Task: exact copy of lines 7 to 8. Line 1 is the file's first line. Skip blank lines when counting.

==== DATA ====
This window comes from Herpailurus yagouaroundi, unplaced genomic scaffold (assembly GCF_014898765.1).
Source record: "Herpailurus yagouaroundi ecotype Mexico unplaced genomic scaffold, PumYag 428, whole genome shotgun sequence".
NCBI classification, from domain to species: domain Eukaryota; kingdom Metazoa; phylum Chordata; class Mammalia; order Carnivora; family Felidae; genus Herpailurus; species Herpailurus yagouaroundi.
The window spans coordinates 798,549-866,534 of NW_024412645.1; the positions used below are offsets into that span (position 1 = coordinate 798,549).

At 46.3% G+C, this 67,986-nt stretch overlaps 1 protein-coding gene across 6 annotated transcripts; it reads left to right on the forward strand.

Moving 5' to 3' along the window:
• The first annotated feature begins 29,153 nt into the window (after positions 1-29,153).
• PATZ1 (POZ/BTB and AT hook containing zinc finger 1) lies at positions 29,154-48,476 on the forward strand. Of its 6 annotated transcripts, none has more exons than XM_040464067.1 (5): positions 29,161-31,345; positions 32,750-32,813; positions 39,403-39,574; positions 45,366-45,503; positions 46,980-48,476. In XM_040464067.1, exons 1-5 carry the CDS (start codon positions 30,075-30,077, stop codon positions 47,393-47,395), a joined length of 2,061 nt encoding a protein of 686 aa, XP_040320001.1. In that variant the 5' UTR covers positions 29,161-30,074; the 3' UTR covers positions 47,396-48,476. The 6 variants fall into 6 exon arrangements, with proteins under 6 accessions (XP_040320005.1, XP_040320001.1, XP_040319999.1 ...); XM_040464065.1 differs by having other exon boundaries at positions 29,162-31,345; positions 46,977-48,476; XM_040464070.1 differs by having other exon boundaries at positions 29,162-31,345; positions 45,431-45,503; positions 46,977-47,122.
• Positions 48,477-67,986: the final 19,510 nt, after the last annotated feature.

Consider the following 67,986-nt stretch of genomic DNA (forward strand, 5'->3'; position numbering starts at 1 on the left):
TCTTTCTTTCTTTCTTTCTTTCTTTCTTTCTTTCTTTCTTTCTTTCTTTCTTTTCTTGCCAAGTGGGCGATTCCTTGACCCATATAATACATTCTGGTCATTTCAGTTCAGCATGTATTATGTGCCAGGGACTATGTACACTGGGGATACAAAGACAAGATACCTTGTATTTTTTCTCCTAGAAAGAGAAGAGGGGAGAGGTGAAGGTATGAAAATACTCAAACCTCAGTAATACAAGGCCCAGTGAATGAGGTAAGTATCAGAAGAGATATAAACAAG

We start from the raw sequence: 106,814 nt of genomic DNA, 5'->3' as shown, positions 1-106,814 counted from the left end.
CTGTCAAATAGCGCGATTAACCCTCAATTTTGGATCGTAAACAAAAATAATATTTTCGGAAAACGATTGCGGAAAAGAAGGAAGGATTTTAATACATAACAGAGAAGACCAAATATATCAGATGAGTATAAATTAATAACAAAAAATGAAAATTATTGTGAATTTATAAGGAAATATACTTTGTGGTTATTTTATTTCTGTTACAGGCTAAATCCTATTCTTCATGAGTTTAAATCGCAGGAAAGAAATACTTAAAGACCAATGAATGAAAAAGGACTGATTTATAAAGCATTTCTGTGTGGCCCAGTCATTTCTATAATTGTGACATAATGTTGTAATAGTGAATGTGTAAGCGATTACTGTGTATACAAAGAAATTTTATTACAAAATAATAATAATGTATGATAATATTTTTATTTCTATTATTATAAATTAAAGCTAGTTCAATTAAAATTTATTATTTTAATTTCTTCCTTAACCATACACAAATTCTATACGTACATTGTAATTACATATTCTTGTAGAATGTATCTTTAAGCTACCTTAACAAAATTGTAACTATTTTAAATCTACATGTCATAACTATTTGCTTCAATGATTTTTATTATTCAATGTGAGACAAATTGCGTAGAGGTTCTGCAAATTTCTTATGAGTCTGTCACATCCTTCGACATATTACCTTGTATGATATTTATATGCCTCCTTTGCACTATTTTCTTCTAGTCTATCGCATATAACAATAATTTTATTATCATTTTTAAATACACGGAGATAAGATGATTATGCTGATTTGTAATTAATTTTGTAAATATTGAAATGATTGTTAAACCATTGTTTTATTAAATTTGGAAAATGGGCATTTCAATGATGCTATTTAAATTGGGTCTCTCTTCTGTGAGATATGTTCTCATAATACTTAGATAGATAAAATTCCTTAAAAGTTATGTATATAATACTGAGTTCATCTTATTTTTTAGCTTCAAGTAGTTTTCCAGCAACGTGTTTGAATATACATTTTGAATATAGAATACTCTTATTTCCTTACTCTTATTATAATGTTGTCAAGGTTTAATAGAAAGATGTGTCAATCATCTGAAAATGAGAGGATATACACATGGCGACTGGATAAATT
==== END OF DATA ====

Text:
• The first annotated feature begins 29,153 nt into the window (after positions 1-29,153).
• PATZ1 (POZ/BTB and AT hook containing zinc finger 1) lies at positions 29,154-48,476 on the forward strand. Of its 6 annotated transcripts, none has more exons than XM_040464067.1 (5): positions 29,161-31,345; positions 32,750-32,813; positions 39,403-39,574; positions 45,366-45,503; positions 46,980-48,476. In XM_040464067.1, exons 1-5 carry the CDS (start codon positions 30,075-30,077, stop codon positions 47,393-47,395), a joined length of 2,061 nt encoding a protein of 686 aa, XP_040320001.1. In that variant the 5' UTR covers positions 29,161-30,074; the 3' UTR covers positions 47,396-48,476. The 6 variants fall into 6 exon arrangements, with proteins under 6 accessions (XP_040320005.1, XP_040320001.1, XP_040319999.1 ...); XM_040464065.1 differs by having other exon boundaries at positions 29,162-31,345; positions 46,977-48,476; XM_040464070.1 differs by having other exon boundaries at positions 29,162-31,345; positions 45,431-45,503; positions 46,977-47,122.